Skip to content

Children's Health

Font Size

Temper Tantrums - Home Treatment

continued...

During a tantrum, you can help your child by:

  • Remaining calm.
  • Staying where the child can see you, especially if the child is very young.
  • Sending the child to his or her room until he or she is calm, if the child is old enough to understand why this is being done.
  • Removing any dangerous furniture or objects within the child's reach. If there are too many objects that could hurt the child, you may need to move the child to a safe place. Sometimes you may need to physically hold a younger child to prevent injury.
  • Being firm and consistent about what you expect. Do not give in to the child's demands.
  • Not trying to reason with the child during the tantrum. Talk calmly to the child if this works for him or her. But don't lecture, threaten, or argue with the child.

Do not be alarmed if the child holds his or her breath. Children often hold their breath during a temper tantrum. They will breathe again automatically, even if they pass out. For more information, see the topic Breath-Holding Spells.

There are some things you can do to help prevent some temper tantrums. You may be able to:

  • Distract your child from his or her frustration or take your child away from a situation that is likely to trigger a tantrum. For example, if your child doesn't like to go to bed, about 20 minutes before bedtime talk about a fun activity that is going to occur the next day. Reduce the need to say "no" to your child by childproofing your home. Fewer rules need to be enforced if unsafe or breakable items are kept out of a child's reach or sight.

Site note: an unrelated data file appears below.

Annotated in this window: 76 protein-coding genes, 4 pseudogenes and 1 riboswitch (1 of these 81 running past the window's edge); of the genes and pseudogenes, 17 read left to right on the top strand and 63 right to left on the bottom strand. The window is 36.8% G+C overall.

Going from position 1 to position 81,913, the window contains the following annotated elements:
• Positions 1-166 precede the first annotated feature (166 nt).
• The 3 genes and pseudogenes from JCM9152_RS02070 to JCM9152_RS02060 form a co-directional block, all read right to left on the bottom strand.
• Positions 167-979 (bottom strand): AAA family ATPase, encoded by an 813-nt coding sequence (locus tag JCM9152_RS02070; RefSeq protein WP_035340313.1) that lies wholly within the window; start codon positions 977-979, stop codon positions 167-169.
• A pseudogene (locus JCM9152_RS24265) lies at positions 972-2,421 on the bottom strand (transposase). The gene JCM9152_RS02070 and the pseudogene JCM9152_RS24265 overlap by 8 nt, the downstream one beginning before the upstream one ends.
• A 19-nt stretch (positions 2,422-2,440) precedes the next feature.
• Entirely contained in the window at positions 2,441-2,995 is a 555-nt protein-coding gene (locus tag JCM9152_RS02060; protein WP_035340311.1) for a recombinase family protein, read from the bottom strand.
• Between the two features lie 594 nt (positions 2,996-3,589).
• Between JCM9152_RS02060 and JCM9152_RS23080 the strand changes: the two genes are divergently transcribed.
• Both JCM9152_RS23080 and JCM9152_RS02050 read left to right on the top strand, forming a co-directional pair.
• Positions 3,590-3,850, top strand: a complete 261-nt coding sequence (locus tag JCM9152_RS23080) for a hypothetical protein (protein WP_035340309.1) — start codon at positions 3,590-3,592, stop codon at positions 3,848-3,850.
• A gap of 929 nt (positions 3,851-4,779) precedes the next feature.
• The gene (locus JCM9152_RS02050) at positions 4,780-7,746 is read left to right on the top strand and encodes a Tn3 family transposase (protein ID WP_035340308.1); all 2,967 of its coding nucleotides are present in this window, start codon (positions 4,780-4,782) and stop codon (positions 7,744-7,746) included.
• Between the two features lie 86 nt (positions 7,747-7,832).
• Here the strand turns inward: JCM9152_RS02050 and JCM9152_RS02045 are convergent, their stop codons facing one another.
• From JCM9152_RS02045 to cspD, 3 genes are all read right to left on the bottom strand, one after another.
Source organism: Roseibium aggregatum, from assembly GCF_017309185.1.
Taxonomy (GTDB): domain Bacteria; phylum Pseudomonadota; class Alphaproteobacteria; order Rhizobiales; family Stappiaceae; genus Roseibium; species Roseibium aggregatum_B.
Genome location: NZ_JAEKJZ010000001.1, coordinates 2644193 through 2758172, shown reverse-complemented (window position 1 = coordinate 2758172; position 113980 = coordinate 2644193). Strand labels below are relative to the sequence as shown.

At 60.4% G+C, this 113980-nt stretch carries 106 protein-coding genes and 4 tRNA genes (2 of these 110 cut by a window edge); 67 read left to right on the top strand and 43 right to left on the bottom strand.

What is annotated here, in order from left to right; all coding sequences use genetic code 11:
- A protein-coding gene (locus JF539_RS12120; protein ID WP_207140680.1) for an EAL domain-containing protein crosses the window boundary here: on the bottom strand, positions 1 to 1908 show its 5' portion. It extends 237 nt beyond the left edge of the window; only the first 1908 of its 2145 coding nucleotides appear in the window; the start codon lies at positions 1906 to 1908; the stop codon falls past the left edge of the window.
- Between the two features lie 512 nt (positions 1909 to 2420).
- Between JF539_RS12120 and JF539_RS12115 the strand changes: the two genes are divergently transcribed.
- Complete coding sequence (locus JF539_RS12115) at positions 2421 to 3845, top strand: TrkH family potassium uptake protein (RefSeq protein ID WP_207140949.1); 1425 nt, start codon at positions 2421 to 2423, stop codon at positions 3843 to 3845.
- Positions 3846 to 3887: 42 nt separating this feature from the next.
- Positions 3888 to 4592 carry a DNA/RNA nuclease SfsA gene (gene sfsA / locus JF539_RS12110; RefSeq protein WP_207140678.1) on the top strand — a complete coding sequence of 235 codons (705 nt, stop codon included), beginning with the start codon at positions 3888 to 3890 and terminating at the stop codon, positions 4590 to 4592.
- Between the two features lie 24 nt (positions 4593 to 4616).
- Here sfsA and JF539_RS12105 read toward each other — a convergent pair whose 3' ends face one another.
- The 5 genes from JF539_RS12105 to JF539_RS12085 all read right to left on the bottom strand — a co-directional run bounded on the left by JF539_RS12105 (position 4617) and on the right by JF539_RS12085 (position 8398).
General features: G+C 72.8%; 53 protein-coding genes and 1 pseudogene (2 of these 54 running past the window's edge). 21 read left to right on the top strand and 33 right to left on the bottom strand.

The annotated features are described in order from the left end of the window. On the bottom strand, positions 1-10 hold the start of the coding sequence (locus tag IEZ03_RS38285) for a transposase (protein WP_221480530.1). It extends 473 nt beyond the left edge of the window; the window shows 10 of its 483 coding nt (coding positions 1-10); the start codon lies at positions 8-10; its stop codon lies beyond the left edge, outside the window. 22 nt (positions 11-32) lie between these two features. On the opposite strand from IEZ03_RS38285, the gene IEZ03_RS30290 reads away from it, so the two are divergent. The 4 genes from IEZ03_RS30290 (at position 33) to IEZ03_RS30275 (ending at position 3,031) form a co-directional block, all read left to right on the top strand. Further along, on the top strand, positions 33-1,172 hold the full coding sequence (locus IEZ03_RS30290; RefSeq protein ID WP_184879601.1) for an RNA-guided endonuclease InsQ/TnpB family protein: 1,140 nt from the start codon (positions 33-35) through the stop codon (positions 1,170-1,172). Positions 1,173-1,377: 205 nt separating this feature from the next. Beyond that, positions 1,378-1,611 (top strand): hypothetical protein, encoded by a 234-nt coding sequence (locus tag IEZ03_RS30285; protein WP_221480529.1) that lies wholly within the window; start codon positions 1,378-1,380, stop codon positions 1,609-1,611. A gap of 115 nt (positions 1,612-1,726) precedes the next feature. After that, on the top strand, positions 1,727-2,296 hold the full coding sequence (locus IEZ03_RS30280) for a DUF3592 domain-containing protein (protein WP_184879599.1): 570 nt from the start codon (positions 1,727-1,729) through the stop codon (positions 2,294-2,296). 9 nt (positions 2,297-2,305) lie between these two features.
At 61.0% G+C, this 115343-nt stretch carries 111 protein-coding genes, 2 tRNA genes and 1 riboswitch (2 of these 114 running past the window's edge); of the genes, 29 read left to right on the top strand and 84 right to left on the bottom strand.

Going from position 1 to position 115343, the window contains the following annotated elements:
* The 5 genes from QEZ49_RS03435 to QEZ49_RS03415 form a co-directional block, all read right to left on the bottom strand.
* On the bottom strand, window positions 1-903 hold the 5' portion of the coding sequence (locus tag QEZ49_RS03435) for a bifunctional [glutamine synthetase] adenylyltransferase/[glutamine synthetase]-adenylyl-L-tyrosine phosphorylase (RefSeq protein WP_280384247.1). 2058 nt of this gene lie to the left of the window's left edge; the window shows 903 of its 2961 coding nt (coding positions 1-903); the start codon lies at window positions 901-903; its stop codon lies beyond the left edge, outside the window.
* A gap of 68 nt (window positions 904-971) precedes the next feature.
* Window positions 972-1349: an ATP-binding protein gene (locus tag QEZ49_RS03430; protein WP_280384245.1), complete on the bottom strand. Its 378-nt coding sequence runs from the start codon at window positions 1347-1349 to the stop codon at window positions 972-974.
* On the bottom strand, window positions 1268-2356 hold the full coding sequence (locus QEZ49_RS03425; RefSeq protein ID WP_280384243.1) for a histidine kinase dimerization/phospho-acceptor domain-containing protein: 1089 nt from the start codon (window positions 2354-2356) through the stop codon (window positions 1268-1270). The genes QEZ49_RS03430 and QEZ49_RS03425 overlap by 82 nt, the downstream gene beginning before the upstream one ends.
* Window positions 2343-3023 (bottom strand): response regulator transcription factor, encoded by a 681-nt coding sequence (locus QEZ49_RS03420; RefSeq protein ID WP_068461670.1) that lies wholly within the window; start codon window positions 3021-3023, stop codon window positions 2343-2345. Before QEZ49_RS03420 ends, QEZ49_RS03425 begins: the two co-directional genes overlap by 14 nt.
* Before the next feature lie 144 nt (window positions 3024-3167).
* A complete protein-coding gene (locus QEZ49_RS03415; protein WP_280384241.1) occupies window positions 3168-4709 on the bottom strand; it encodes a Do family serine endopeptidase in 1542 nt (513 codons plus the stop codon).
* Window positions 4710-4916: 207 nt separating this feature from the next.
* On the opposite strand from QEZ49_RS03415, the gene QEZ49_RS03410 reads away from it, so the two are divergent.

• Reduce how often temper tantrums occur by giving your child simple choices and by listening to your child's concerns. It also can help to provide a regular and predictable schedule for your child. This is especially true during times that you expect your child may be more prone to temper tantrums, such as when starting a new child care routine. Establish regular times to eat and sleep to help your child to be in a good state of mind.
1|2|3
Next Article:

Today on WebMD

child with red rash on cheeks
What’s that rash?
plate of fruit and veggies
How healthy is your child’s diet?
 
smiling baby
Treating diarrhea, fever and more.
Middle school band practice
Understanding your child’s changing body.
 

worried kid
fitArticle
boy on father's shoulder
Article
 
Measles virus
Video
girl thinking
Article
 

Loaded with tips to help you avoid food allergy triggers.

Loading ...

Sending your email...

This feature is temporarily unavailable. Please try again later.

Thanks!

Now check your email account on your mobile phone to download your new app.

babyapp
New
Child with adhd
Slideshow
 
rl with friends
fitSlideshow
Syringes and graph illustration
Tool